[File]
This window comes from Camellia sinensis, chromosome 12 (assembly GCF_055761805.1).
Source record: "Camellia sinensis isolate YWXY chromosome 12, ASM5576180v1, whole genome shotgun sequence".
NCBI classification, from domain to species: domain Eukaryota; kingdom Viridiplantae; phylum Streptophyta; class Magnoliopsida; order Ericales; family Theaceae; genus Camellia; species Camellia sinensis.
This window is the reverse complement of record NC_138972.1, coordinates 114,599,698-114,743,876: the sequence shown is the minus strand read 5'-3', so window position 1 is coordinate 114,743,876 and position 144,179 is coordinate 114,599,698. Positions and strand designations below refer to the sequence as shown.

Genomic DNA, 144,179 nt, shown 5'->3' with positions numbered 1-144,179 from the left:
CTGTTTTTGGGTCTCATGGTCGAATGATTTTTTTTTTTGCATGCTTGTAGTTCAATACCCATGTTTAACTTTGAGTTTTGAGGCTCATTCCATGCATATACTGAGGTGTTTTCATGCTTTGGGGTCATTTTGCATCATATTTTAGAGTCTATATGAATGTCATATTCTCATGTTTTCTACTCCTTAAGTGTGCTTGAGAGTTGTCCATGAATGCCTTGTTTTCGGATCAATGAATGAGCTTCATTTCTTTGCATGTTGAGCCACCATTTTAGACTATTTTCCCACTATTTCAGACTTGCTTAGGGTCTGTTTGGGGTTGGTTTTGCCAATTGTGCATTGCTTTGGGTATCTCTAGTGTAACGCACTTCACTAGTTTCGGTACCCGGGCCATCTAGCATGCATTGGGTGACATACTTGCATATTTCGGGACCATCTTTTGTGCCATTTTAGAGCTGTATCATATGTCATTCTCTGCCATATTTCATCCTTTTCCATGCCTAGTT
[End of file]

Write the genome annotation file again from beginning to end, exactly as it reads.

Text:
This window comes from Camellia sinensis, chromosome 12 (assembly GCF_055761805.1).
Source record: "Camellia sinensis isolate YWXY chromosome 12, ASM5576180v1, whole genome shotgun sequence".
NCBI classification, from domain to species: domain Eukaryota; kingdom Viridiplantae; phylum Streptophyta; class Magnoliopsida; order Ericales; family Theaceae; genus Camellia; species Camellia sinensis.
This window is the reverse complement of record NC_138972.1, coordinates 114,599,698-114,743,876: the sequence shown is the minus strand read 5'-3', so window position 1 is coordinate 114,743,876 and position 144,179 is coordinate 114,599,698. Positions and strand designations below refer to the sequence as shown.

Genomic DNA, 144,179 nt, shown 5'->3' with positions numbered 1-144,179 from the left:
CTGTTTTTGGGTCTCATGGTCGAATGATTTTTTTTTTTGCATGCTTGTAGTTCAATACCCATGTTTAACTTTGAGTTTTGAGGCTCATTCCATGCATATACTGAGGTGTTTTCATGCTTTGGGGTCATTTTGCATCATATTTTAGAGTCTATATGAATGTCATATTCTCATGTTTTCTACTCCTTAAGTGTGCTTGAGAGTTGTCCATGAATGCCTTGTTTTCGGATCAATGAATGAGCTTCATTTCTTTGCATGTTGAGCCACCATTTTAGACTATTTTCCCACTATTTCAGACTTGCTTAGGGTCTGTTTGGGGTTGGTTTTGCCAATTGTGCATTGCTTTGGGTATCTCTAGTGTAACGCACTTCACTAGTTTCGGTACCCGGGCCATCTAGCATGCATTGGGTGACATACTTGCATATTTCGGGACCATCTTTTGTGCCATTTTAGAGCTGTATCATATGTCATTCTCTGCCATATTTCATCCTTTTCCATGCCTAGTT